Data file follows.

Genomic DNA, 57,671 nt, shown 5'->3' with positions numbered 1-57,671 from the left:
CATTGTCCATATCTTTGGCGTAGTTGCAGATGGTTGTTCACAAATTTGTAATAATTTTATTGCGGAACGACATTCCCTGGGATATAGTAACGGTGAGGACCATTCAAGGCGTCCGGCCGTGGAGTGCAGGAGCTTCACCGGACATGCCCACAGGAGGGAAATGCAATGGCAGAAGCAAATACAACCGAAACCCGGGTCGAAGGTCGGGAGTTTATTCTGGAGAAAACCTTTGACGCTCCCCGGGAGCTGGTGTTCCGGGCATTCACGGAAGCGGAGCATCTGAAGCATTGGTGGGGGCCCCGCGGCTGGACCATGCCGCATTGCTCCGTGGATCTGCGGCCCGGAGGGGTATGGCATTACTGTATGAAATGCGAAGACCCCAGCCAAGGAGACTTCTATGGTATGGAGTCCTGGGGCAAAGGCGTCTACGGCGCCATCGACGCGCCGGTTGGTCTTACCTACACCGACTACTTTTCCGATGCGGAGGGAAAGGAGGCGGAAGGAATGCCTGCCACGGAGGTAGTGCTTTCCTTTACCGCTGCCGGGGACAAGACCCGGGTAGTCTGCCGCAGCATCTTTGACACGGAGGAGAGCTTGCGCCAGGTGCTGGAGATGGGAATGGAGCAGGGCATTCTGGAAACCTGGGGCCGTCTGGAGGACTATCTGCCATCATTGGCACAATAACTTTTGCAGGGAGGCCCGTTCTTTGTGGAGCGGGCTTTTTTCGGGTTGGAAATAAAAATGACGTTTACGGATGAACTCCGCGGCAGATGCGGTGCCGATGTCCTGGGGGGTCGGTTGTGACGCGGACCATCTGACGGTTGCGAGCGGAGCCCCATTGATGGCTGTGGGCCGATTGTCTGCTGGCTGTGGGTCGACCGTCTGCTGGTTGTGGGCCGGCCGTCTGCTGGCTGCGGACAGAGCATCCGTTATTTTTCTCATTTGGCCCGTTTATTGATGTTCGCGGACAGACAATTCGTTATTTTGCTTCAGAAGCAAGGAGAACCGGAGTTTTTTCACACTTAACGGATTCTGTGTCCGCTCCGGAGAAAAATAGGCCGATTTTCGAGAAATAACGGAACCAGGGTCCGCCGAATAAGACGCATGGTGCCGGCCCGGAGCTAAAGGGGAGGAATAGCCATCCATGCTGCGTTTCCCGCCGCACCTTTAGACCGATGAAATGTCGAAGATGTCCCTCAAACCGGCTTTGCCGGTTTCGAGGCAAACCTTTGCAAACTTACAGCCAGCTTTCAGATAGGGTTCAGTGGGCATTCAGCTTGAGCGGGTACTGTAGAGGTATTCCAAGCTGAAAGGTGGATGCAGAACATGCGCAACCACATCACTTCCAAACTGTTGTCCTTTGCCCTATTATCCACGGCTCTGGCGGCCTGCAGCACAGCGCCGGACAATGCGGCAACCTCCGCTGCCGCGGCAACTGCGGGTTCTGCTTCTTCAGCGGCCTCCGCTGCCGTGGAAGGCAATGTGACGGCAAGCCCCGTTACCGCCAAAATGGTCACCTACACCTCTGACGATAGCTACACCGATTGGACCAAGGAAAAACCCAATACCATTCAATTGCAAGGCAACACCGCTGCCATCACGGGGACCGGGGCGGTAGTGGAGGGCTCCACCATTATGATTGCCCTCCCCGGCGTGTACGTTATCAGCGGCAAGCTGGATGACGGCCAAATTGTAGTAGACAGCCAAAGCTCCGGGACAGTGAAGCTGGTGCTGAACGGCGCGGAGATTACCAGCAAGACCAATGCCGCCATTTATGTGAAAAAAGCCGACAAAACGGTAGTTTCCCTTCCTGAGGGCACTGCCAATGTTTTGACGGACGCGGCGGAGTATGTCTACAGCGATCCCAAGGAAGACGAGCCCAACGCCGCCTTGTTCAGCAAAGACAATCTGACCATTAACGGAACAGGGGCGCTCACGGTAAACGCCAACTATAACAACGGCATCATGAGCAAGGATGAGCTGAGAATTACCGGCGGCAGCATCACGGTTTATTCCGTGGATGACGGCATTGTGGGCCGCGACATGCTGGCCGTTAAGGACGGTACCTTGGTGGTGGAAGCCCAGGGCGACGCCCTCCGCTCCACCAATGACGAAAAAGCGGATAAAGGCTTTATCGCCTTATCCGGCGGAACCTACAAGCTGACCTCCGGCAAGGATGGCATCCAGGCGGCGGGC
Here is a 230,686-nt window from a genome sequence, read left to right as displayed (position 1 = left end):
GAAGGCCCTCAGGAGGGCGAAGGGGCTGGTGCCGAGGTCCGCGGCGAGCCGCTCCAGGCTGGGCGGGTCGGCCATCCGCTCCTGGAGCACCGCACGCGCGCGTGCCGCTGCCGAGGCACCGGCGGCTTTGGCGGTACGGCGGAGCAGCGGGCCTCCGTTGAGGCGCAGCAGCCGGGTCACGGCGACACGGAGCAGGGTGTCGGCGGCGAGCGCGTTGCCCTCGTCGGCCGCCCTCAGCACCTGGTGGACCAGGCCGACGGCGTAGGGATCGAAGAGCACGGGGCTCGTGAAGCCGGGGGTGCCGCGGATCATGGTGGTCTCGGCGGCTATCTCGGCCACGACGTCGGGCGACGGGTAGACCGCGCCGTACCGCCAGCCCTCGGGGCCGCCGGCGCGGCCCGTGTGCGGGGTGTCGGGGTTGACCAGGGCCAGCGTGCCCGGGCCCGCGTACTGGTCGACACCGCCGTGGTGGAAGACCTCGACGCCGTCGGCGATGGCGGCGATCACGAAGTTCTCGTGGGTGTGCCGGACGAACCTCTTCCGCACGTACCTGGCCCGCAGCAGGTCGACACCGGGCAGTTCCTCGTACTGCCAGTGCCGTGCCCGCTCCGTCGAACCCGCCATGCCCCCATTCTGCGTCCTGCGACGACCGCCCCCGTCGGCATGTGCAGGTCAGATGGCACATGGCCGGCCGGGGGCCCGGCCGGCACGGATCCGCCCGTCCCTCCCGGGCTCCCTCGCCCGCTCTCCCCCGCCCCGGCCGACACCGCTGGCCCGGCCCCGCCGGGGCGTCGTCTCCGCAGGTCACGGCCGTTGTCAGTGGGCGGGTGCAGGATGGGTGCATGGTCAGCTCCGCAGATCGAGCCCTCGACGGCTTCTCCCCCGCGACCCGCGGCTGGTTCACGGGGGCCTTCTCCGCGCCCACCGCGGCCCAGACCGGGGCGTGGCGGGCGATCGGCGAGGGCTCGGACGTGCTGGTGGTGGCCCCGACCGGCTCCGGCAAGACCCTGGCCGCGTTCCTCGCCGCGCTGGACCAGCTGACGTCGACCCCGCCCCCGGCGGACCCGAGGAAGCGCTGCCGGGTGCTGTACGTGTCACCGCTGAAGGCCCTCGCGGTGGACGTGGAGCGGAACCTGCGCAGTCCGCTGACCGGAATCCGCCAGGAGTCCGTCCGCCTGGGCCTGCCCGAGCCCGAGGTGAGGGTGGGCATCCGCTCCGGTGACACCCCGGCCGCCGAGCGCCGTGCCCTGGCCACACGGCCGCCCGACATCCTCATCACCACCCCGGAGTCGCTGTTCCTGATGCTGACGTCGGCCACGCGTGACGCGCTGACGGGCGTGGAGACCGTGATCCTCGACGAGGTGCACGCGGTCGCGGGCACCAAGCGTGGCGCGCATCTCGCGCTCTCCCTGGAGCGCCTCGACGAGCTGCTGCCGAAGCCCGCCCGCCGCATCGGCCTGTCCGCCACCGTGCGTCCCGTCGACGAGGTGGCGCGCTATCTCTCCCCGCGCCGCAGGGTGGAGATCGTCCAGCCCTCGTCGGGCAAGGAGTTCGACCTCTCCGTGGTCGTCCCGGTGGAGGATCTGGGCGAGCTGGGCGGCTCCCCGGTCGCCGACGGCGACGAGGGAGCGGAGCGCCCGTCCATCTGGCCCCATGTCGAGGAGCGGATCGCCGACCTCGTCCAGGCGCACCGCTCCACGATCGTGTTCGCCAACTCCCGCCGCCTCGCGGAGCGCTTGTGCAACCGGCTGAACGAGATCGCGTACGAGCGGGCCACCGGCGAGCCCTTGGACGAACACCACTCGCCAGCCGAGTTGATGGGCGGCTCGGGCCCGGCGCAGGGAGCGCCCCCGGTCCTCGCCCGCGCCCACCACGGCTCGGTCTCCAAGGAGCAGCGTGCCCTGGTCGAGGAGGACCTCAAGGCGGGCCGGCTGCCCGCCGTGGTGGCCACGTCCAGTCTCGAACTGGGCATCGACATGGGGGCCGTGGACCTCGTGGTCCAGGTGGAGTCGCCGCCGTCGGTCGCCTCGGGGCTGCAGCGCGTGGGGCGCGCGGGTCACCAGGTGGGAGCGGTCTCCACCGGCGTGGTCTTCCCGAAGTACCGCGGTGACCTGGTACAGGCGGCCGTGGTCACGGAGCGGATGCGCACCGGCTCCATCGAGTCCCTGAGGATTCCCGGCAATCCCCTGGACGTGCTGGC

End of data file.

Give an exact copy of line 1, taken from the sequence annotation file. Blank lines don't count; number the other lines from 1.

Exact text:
Genomic DNA, 57,671 nt, shown 5'->3' with positions numbered 1-57,671 from the left: